Thursday, July 25, 2013

Youth Voice Shines at Global Congress!

Youth participants in the World Congress and their mothers pictured on a birding trip.
Stephanie Pineau shares her experience of attending and helping to organize a youth workshop at the 2013 BirdLife International World Congress held in Ottawa, Canada in June. Stephanie completed her practicum for a Master in Psychology at Carleton University with Nature Canada. During her time with us, she focused on coordinating the workshop on youth for the Congress.

By Stephanie Pineau


The excitement was palpable at this year’s BirdLife International World Congress. Thursday saw the start of a variety of workshops with topics ranging from renewable energy to conservation issues.  However, one workshop stands out in its originality in terms of topic and method used to convey the message contain therein.  ‘A programme for connecting youth to nature’: the evidence is in, connection to nature is beneficial physically, mentally, and emotionally for all of us, including youth.


That which added the greatest depth, inspiration, uniqueness, and long lasting motivation from this workshop however, was the heartfelt and insightful presentations from two youth.

Carlos Barbery gives a presentation at the Congress.
Carlos Barbery, a 13 year old from Gatineau, Canada who first became involved in birding at the age of 4 after learning the call of the raven, kicked off the presentations.  Carlos’ endearing nature was certainly present as he listed off the activities he’s involved in as a young conservationist including many citizen science projects and a birdathon fundraising event for conservation research. Carlos’ knowledge has reached such a level that in some instances he is now acting as the teacher rather than the student leading birding groups and presenting information on conservation at his school.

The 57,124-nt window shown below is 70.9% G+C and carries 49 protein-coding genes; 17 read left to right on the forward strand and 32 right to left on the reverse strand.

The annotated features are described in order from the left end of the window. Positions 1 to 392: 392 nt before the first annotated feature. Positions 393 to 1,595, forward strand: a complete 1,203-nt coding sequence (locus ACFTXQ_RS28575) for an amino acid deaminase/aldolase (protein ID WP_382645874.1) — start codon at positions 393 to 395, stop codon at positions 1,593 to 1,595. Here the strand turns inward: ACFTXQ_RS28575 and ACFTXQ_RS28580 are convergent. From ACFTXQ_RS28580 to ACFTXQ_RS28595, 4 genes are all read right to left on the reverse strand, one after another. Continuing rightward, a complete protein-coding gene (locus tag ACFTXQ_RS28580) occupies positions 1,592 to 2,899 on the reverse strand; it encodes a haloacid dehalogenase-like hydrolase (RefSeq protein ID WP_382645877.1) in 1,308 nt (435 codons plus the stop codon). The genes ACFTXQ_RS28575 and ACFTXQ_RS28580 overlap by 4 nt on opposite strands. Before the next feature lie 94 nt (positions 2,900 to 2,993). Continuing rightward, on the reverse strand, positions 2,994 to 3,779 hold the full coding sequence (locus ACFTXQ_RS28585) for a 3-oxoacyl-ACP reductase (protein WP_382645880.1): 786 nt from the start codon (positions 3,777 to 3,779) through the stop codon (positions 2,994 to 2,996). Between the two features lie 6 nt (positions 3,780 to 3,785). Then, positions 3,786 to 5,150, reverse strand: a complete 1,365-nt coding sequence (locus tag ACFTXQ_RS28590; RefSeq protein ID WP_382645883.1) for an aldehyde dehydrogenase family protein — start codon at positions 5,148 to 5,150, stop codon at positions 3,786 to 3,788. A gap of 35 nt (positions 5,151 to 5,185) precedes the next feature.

The second powerfully conveyed message came from Tina Lin, a 12 year who has now been birding for only a couple of years. 
Her charming calm presence on stage was clearly a force of inspiration to the hearts and minds of all delegates in attendance.  Among other things, Tina has translated information from the RRSPB for engaging children in bird watching, for youth in China. While this in itself is immensely impressive, she also took to the stage at the fundraising Gala with guests such as Her Imperial Highness Princess Takamado of Japan in attendance to discuss youth and nature with former CEO of Goldman Sachs, and Secretary of the Treasurer under President George W. Bush, Henry Paulson.  The clarity with which she spoke is suggestive of the fact that we may be overlooking valuable sources of insight by excluding youth from our decision making processes.
Tina Lin gives speaks to the audience at the Congress' youth workshop.
The inclusion of the youth presenters in the Congress was a refreshing blend of intelligence and innocence as they fearlessly expressed their opinions and achievements to groups of adults.  The message they conveyed highlights the importance of having supportive adults who treat youth with the respect deserving of any human-being regardless of age.

Fortunately, the Congress was not all work for our youth presenters. 
Together with their mothers and some expert birders (of which Carlos is certainly one), they had the opportunity to engage in one of their favourite pastimes.  As the sun came up over lac du soleil in Gatineau Park they encountered a wide range of species including Yellow Warblers, Pine Warblers, Swamp Sparrow, Wood Ducks, a Green Heron, a Belted Kingfisher, and many more species. And as we see from these youth, they not only speak about the importance of engaging with nature in enclosed spaces, but actively seek out nature with all the enthusiasm and wonder (plus a massive amount of knowledge) that we would expect and hope to see in the youth of today.